The Super Bowl may be the main event, but that doesn’t mean you should let the season leading up to it go to waste. At least six weeks before the big game is a great time to experiment with new offerings and test display type and location success. For example, at the start of the season, baked goods may feature basic decorations like cupcake toppers and sell primarily in the bakery. Heading into the playoffs though, decorations and variety should become more elaborate—think team-colored icing and sprinkles—and grouped with the store’s football-themed display. As the season heats up, bakeries can ramp up offerings based on tactics proven successful during the trial period.
Although bakery sales surge around the Super Bowl, customers may not have desserts on their shopping list when they enter the store. In fact, consumers make 82 percent of retail purchasing decisions in stores, according to Point of Purchase Advertising International.
Maximizing the appeal of bakery products will encourage customers to make impulse purchases as they walk by the bakery. One way to do this is to customize best-selling goods, such as message cookies, cupcakes and brownies, with a football theme using team-colored icing, and plastic football, helmet and team logo toppers. Other party-ready options include football-themed cupcake pull-aparts, brownie bite platters, single-layer decorated cakes or football-shaped cakes.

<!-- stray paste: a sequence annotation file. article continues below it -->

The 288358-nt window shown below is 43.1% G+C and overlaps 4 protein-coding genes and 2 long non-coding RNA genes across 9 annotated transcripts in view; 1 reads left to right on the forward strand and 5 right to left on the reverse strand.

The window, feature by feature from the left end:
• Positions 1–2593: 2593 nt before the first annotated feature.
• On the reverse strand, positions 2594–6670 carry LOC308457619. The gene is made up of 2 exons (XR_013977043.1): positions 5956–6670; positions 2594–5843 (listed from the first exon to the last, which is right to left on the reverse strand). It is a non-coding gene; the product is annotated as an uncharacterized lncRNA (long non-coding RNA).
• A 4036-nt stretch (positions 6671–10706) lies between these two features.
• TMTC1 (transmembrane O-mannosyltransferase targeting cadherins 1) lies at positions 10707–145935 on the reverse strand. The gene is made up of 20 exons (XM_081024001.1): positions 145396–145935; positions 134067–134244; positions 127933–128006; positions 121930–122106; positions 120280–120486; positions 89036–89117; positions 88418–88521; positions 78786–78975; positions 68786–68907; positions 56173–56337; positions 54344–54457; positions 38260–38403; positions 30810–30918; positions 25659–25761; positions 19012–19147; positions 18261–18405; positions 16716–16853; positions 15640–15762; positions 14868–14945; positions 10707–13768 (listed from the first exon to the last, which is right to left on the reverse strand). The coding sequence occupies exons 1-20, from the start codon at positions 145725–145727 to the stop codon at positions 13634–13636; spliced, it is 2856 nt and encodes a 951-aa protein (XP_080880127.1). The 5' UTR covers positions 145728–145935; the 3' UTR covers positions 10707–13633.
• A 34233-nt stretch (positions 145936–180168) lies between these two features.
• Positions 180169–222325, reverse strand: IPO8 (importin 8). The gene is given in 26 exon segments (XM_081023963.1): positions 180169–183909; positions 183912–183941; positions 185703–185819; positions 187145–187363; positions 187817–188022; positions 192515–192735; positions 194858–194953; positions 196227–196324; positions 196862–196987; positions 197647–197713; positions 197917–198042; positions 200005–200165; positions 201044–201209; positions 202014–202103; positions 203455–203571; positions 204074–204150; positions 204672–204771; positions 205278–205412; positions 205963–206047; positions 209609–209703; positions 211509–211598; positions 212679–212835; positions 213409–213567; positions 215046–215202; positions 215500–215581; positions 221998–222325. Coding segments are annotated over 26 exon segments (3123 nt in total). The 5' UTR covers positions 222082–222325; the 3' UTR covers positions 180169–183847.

Beyond the products themselves, in-store bakeries can catch shoppers’ interest with attention-grabbing displays. Sixteen percent of the decisions shoppers make in stores are driven solely by displays, according to POPAI. Use festive floral arrangements, clever and descriptive signage, and balloons to attract consumers.
Think outside the bakery, too. In stores with a central Super Bowl display that entices shoppers with staples like soda and chips, bakeries can create adjacent displays to capitalize on that traffic, says Jim Sweeney, managing director of The Stores Consulting Group, a retail and grocery consultancy in Wilmington, Ohio.